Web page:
But any $t$ in $V \otimes W$ looks like a linear combination of simple tensor products. So we can try first to prove rules with the simple tensors; for instance, we can try to show that we can always get $L$ such that:

$$L(\alpha v\otimes w) = \alpha L(v \otimes w)$$ and $$L(v_1\otimes w_1 + v_2\otimes w_2) = L(v_1\otimes w_1) + L(v_2\otimes w_2)$$ for all such vecors $v$, $w$, $v_i$, $w_i$, and scalar $\alpha$.

The scalar property you get for free from what you already know about $L$ in terms of $B$:

$$L(\alpha\,\,v\otimes w) = L((\alpha v) \otimes w) = B(\alpha v, w) = \alpha B(v,w) = \alpha L(v\otimes w).$$ (You could have put $\alpha$ inside with the $w$ vector just as well)

To get the sum property to work, you have to figure out how you could construct more rules on $L$ from $B$. You want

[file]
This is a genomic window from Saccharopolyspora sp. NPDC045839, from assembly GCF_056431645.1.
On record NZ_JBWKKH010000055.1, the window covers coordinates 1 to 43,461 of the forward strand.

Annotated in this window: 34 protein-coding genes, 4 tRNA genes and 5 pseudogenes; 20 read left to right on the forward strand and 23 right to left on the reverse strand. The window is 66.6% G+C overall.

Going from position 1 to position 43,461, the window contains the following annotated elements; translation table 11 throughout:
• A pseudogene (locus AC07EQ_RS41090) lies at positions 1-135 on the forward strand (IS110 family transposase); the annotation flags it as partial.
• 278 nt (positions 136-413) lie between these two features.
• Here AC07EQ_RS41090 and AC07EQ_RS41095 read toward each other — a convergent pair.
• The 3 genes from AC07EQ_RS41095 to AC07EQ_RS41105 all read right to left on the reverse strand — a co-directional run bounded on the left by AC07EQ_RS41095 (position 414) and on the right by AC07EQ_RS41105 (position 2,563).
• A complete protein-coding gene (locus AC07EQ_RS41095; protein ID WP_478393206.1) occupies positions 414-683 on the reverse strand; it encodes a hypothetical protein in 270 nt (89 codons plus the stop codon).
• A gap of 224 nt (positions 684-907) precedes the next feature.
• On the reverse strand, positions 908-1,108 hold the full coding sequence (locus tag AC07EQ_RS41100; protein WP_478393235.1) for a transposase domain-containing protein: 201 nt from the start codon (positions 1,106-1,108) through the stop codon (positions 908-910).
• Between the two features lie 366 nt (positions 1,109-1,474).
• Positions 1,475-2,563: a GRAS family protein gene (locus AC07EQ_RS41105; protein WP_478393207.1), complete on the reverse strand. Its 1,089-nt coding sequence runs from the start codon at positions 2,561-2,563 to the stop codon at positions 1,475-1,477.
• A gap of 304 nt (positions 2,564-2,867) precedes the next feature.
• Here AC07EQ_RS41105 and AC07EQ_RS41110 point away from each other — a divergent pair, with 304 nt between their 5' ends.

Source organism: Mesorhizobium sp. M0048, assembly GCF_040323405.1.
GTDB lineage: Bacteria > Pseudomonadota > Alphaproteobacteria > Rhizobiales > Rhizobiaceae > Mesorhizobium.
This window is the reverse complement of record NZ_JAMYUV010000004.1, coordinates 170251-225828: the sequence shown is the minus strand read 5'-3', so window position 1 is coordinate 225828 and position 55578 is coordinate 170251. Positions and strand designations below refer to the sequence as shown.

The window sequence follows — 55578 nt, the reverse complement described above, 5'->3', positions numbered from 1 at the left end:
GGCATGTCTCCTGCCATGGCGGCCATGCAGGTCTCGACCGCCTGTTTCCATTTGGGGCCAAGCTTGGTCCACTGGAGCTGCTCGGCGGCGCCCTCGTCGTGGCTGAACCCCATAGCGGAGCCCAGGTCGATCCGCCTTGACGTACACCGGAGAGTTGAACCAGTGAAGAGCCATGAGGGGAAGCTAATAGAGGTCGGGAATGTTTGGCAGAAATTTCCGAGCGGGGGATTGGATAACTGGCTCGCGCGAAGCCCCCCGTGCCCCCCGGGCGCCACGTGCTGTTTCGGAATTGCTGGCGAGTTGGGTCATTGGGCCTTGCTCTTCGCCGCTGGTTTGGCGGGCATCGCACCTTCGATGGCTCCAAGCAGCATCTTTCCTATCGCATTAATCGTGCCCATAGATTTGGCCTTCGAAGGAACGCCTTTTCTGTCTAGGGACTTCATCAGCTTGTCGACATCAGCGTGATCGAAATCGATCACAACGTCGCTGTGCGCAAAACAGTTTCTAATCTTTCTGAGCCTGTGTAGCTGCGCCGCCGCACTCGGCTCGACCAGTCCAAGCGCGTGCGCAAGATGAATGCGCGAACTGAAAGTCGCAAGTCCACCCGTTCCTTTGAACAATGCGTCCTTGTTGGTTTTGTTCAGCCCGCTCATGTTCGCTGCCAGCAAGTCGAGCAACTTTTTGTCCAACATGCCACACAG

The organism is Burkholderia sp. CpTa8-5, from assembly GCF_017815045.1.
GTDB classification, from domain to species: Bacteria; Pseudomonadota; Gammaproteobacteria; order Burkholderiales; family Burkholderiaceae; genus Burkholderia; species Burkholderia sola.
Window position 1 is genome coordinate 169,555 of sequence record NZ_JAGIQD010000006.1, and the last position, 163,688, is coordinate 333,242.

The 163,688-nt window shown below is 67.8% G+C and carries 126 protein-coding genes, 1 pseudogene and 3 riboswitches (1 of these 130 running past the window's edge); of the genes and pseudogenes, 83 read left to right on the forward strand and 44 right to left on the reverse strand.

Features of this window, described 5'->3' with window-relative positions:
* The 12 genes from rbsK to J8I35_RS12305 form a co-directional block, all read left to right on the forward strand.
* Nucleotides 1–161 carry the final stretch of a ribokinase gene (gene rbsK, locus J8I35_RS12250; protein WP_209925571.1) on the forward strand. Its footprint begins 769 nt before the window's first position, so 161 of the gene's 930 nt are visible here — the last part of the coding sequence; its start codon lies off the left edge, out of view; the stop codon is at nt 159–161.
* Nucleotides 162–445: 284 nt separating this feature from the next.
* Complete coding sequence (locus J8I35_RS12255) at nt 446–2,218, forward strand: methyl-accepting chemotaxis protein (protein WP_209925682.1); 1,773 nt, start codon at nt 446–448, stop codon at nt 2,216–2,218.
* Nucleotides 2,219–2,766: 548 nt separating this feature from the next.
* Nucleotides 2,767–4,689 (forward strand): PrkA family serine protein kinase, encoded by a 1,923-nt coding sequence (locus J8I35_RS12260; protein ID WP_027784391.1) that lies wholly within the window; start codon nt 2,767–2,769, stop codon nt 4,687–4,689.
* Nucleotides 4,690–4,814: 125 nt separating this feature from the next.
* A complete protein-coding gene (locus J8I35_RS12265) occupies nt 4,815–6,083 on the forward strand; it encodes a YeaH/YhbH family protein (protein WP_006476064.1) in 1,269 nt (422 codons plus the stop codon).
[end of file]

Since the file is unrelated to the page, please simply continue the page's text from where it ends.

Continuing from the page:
$$L(v_1\otimes w_1 + v_2\otimes w_2) = L(v_1\otimes w_1) + L(v_2\otimes w_2) = B(v_1,w_1) + B(v_2,w_2).$$

Then simply set (yes, you set it because you want it, then see it works):

$$L(v_1\otimes w_1 + v_2\otimes w_2) \doteq B(v_1,w_1) + B(v_2,w_2).$$

Now, we can sum it all up to show that such $L$ indeed a linear map like you wanted all along:

Let us show that the map $L$ given by the rules $$L(v\otimes w) \doteq B(v,w),$$ and $$L(v_1\otimes w_1 + v_2\otimes w_2) \doteq B(v_1,w_1) + B(v_2,w_2)$$ indeed exists / is well defined and is linear. In fact, since any element from $V\otimes W$, the domain of $L$, is a linear combination of simple vectors $v\otimes w$, we can use these rules to take $L$ of any element of $V\otimes W$, and it will satisfy the linearity conditions for all of $V\otimes W$.

$\endgroup$

Your Answer

By clicking “Post Your Answer”, you agree to our terms of service, privacy policy and cookie policy

Not the answer you're looking for? Browse other questions tagged or ask your own question.